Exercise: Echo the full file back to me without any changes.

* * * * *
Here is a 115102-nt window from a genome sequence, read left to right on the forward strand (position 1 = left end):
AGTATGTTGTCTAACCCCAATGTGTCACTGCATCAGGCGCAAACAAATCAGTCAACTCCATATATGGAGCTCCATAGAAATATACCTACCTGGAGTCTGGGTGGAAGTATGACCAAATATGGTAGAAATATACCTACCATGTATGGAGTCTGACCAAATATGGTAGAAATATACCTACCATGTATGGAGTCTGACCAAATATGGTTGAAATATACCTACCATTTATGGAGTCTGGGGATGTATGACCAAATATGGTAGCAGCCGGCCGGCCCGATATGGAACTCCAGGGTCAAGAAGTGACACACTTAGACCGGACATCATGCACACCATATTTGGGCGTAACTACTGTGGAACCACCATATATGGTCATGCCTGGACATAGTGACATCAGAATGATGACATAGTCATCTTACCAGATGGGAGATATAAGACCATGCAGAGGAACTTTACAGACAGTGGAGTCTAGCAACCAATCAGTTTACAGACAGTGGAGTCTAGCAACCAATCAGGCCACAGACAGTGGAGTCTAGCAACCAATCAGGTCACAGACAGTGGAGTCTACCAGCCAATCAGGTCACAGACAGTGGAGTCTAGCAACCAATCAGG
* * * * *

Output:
Here is a 115102-nt window from a genome sequence, read left to right on the forward strand (position 1 = left end):
AGTATGTTGTCTAACCCCAATGTGTCACTGCATCAGGCGCAAACAAATCAGTCAACTCCATATATGGAGCTCCATAGAAATATACCTACCTGGAGTCTGGGTGGAAGTATGACCAAATATGGTAGAAATATACCTACCATGTATGGAGTCTGACCAAATATGGTAGAAATATACCTACCATGTATGGAGTCTGACCAAATATGGTTGAAATATACCTACCATTTATGGAGTCTGGGGATGTATGACCAAATATGGTAGCAGCCGGCCGGCCCGATATGGAACTCCAGGGTCAAGAAGTGACACACTTAGACCGGACATCATGCACACCATATTTGGGCGTAACTACTGTGGAACCACCATATATGGTCATGCCTGGACATAGTGACATCAGAATGATGACATAGTCATCTTACCAGATGGGAGATATAAGACCATGCAGAGGAACTTTACAGACAGTGGAGTCTAGCAACCAATCAGTTTACAGACAGTGGAGTCTAGCAACCAATCAGGCCACAGACAGTGGAGTCTAGCAACCAATCAGGTCACAGACAGTGGAGTCTACCAGCCAATCAGGTCACAGACAGTGGAGTCTAGCAACCAATCAGG